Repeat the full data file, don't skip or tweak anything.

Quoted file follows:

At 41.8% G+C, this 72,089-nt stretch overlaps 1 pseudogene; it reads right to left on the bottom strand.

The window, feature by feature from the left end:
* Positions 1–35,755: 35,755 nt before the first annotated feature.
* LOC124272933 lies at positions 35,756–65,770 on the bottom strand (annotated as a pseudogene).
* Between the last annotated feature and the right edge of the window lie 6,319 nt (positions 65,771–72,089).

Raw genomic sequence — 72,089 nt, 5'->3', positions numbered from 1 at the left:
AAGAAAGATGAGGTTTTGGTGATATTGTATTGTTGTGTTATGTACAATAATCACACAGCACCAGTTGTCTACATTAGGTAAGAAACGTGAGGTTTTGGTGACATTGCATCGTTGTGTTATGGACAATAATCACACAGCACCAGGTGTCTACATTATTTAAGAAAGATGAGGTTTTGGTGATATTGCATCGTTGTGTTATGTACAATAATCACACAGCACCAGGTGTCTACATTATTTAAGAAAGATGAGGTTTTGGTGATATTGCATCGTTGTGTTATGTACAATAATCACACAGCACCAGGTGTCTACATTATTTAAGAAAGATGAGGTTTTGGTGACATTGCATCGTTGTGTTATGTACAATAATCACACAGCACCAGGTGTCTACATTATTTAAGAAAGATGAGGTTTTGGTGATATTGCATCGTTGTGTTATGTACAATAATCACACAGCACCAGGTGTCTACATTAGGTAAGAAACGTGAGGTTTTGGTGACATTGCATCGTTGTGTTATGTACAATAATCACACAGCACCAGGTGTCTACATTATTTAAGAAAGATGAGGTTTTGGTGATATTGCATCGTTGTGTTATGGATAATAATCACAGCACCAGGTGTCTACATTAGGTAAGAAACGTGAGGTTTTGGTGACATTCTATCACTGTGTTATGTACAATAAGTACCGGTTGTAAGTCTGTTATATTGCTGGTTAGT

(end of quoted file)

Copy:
At 41.8% G+C, this 72,089-nt stretch overlaps 1 pseudogene; it reads right to left on the bottom strand.

The window, feature by feature from the left end:
* Positions 1–35,755: 35,755 nt before the first annotated feature.
* LOC124272933 lies at positions 35,756–65,770 on the bottom strand (annotated as a pseudogene).
* Between the last annotated feature and the right edge of the window lie 6,319 nt (positions 65,771–72,089).

Raw genomic sequence — 72,089 nt, 5'->3', positions numbered from 1 at the left:
AAGAAAGATGAGGTTTTGGTGATATTGTATTGTTGTGTTATGTACAATAATCACACAGCACCAGTTGTCTACATTAGGTAAGAAACGTGAGGTTTTGGTGACATTGCATCGTTGTGTTATGGACAATAATCACACAGCACCAGGTGTCTACATTATTTAAGAAAGATGAGGTTTTGGTGATATTGCATCGTTGTGTTATGTACAATAATCACACAGCACCAGGTGTCTACATTATTTAAGAAAGATGAGGTTTTGGTGATATTGCATCGTTGTGTTATGTACAATAATCACACAGCACCAGGTGTCTACATTATTTAAGAAAGATGAGGTTTTGGTGACATTGCATCGTTGTGTTATGTACAATAATCACACAGCACCAGGTGTCTACATTATTTAAGAAAGATGAGGTTTTGGTGATATTGCATCGTTGTGTTATGTACAATAATCACACAGCACCAGGTGTCTACATTAGGTAAGAAACGTGAGGTTTTGGTGACATTGCATCGTTGTGTTATGTACAATAATCACACAGCACCAGGTGTCTACATTATTTAAGAAAGATGAGGTTTTGGTGATATTGCATCGTTGTGTTATGGATAATAATCACAGCACCAGGTGTCTACATTAGGTAAGAAACGTGAGGTTTTGGTGACATTCTATCACTGTGTTATGTACAATAAGTACCGGTTGTAAGTCTGTTATATTGCTGGTTAGT